Coastal GasLink says it has reduced its workforce in northern B.C. by two thirds over the last month, and that its rampdown will continue next week.
There were 1,200 working on the pipeline project in February, which had been reduced to 400 by the end of last week, the company said Thursday. The ramp-down will continue next week ahead of the spring thaw and as winter construction is completed, the company said.
"To ensure our construction footprint is safe and secure during the spring thaw, we will continue to employ residents and local contractors to perform critical activities, including environmental monitoring, pipe delivery and stockpile," the company said in a statement.
"Local contractors will undertake some off right-of-way site preparation and maintenance as the spring thaw does not impact it."
In northeast B.C., just under 70% of the 670-kilometre Coastal GasLink route had been cleared as of March 19, according to the company website.
Progress west of Prince George varied from 0% on section seven from south of Houston to north of Morice Lake, to 38 per cent on section six from south of Burns Lake to south of Houston, to 66% on section eight from north of Morice Lake to Kitimat to 83% on section five from north of Vanderhoof to south of Burns Lake to 98% on section four from north of Prince George to north of Vanderhoof.
With spring breakup around the corner, the company expects a significantly lower workforce to be onsite before resuming clearing and beginning pipe installation this summer.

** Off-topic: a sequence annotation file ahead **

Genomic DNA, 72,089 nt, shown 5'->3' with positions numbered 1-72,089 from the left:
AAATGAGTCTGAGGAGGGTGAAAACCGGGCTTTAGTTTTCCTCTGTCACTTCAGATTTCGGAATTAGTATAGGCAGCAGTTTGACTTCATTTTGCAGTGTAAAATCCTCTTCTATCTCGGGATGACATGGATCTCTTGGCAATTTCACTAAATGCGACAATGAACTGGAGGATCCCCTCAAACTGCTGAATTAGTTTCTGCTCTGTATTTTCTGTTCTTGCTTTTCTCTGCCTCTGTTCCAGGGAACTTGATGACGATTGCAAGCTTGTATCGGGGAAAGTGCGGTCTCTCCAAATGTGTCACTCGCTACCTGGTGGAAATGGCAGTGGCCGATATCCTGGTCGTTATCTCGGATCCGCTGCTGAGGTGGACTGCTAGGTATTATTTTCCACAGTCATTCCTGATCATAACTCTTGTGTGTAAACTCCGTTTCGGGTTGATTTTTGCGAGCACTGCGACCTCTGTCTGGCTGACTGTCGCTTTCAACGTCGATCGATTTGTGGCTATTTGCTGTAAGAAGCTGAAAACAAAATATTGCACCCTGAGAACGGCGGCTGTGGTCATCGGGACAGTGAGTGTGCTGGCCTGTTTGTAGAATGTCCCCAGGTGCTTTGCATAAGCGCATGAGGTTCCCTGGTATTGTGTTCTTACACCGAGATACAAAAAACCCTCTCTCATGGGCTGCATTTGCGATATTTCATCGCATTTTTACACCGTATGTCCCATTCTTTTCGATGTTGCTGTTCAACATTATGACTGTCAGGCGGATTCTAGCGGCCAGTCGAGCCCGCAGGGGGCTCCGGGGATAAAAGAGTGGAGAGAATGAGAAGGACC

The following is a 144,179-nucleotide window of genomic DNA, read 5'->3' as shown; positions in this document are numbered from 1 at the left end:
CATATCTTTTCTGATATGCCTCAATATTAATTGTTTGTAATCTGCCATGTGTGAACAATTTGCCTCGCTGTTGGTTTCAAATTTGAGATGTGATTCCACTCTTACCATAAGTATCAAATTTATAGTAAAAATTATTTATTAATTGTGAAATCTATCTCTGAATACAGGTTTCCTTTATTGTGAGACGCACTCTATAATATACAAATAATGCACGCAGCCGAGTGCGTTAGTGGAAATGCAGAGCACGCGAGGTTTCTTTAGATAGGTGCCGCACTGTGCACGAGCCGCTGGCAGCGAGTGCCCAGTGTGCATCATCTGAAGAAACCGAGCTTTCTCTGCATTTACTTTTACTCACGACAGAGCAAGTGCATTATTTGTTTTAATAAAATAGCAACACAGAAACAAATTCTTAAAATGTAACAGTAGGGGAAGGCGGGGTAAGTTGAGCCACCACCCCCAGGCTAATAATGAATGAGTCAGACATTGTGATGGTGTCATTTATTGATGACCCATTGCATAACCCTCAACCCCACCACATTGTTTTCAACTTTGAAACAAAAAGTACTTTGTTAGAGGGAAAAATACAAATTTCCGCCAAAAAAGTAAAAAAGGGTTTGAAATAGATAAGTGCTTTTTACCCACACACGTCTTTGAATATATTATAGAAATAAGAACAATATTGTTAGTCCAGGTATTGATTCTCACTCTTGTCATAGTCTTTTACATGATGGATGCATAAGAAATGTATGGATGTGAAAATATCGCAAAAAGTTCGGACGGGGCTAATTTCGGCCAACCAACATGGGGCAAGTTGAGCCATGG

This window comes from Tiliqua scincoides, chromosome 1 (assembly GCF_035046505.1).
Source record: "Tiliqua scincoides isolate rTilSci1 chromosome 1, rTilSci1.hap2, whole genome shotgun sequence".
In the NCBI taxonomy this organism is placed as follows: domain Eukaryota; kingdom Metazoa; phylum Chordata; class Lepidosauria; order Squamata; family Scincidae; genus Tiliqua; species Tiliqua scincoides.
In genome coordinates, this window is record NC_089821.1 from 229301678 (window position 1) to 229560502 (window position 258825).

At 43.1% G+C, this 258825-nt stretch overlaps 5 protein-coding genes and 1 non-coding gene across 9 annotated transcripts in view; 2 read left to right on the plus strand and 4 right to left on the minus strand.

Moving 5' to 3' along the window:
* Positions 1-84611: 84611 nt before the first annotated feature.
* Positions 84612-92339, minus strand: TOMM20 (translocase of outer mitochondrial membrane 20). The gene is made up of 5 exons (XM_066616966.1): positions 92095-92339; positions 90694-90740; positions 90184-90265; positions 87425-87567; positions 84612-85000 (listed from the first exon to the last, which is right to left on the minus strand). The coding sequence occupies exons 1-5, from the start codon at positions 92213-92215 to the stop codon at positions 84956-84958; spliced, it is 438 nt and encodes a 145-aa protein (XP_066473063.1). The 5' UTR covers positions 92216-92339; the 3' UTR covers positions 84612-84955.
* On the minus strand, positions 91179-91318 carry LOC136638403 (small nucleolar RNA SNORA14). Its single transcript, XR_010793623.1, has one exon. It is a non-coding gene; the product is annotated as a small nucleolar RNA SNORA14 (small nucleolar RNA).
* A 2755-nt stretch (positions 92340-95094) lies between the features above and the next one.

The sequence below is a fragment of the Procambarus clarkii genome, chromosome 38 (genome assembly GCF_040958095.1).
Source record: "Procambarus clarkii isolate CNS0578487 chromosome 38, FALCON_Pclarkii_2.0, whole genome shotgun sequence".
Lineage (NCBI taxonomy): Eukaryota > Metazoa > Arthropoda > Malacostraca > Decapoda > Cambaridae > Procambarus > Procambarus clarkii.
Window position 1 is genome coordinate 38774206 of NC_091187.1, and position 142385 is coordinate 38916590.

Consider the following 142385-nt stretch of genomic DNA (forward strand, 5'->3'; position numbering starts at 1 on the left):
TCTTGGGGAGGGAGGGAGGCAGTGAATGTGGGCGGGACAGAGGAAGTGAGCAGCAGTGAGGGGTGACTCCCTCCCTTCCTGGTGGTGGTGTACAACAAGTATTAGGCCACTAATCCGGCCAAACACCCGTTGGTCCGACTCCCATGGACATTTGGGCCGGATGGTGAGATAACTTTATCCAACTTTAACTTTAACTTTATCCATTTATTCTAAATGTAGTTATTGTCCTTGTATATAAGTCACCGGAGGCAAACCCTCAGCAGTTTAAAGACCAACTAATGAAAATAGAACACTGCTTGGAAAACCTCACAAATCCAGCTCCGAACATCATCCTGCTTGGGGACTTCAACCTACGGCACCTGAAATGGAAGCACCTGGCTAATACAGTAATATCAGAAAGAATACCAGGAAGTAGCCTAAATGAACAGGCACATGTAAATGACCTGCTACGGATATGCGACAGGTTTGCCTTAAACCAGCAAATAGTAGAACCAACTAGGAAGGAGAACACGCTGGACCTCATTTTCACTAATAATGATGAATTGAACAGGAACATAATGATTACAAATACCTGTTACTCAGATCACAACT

Smaller crews will be at work along the route and ensuring that workers and nearby communities are safe through its COVID-19 protection measures, said Coastal GasLink.
This includes having workers who are considered non-essential to working along the route at this time work from home instead. It also is continuing to work with provincial and local authorities on COVID-19 management.
As construction activities change and the size of its teams fluctuate, Coastal GasLink will continue to primarily employ B.C. workers, with 25% of them from Indigenous communities.
With the rapid developments around the COVID-19 situation, the company said it would continue to monitor the situation and take appropriate actions to maintain a safe work environment, minimize the risks of virus spread and ensure the safe operation of the pipeline and safe construction of the expansion project.
For its part, Trans Mountain said it has not experienced any delays to construction or impacts to pipeline operations at this time as it continues to operate the pipeline, a critical piece of national infrastructure.
Some of the actions that taken to date include implementing control measures at control centres, suspending all non-essential travel, safely operating facilities and construction sites, and transitioning to a work-from-home environment, where practicable.
- According to a March 18 report from Canadian Press, a Wet'suwet'en hereditary chief says all meetings and discussions about a draft deal that centres on Indigenous rights and land titles have been postponed because of the COVID-19 pandemic.
Hereditary Chief Na'moks says it is a precaution to ensure the safety and health of their elders. He says they have no set date for continuation of the discussions.
- with files from the Citizen